The space policy news cycle—such as it is—has been dominated in the last week by developments in the Republican presidential race, thanks to speeches and debate appearances by the major candidates. However, there are a few other things that have taken place during the last week worth mentioning:
The Obama Administration has delayed the release of its fiscal year 2013 budget proposal by a week. The budget was to be released on February 6, but instead will be released on February 13. Federal law officially requires the budget proposal to be released on the first Monday of February, but the administration has missed that date in previous releases. (Plus, presumably everyone will be talking on February 6 about the Super Bowl the previous night, or at least the commercials that aired during the big game…)
While Americans have been discussing the space policy positions of Republican candidates, Indians have been witness to an emerging controversy involving the former head of the nation’s space agency. Last Wednesday the Indian government formally barred former Indian Space Research Organisation head G Madhavan Nair and three other officials from any future government positions. The government cited their roles approving a deal between ISRO’s commercial arm, Antrix, and a telecommunications company, Devas, in 2005, giving the company a chunk of S-band spectrum in violation of existing regulations. The government canceled the deal last year as part of its investigation. Nair has been fighting back against the ban, and on Monday he formally asked Prime Minister Manmohan Singh to revoke the ban and probe the government’s actions.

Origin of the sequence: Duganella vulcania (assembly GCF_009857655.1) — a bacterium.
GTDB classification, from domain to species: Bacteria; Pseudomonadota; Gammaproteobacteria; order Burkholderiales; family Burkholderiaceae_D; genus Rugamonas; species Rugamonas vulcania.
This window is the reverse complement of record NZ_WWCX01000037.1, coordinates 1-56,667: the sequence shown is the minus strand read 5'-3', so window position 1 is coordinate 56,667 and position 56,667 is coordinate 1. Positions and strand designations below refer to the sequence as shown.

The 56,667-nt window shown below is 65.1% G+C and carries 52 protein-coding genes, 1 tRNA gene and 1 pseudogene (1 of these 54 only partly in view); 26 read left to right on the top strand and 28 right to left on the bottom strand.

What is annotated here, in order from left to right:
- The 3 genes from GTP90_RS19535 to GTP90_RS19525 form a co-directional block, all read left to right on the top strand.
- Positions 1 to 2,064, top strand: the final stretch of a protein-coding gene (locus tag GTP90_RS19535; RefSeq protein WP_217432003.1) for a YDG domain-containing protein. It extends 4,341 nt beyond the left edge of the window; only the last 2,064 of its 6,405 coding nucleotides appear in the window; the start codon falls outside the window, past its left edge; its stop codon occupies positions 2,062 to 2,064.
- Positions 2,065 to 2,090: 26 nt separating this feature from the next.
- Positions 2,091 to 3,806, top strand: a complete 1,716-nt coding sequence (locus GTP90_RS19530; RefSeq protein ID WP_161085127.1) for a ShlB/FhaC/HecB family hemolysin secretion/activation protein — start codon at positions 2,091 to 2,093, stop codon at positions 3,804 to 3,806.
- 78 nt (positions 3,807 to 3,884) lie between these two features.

Satellite broadband company LightSquared continues its debate with the government officials about the potential interference the company’s proposed ground-based portion of its system would have with GPS signals. An interagency group concluded that there’s no way for LightSquared to operate with GPS without causing interference, a conclusion LightSquared disputes, as Aviation Week reports. Meanwhile, the company has filed an ethics complaint with NASA’s Office of the Inspector General, claiming that the vice chairman of the government’s National Space-Based Positioning, Navigation and Timing Advisory Board, Bradford Parkinson, has a conflict of interest with a GPS terminal manufacturer flighting the LightSquared system.
This weekend, the Northeast Junior State Congress Convention will take place in the Washington area, including a Model Congress. Interestingly, according to the press release announcing the event, the legislation students will be considering during the Model Congress includes “a bill to promote privatized human space exploration”.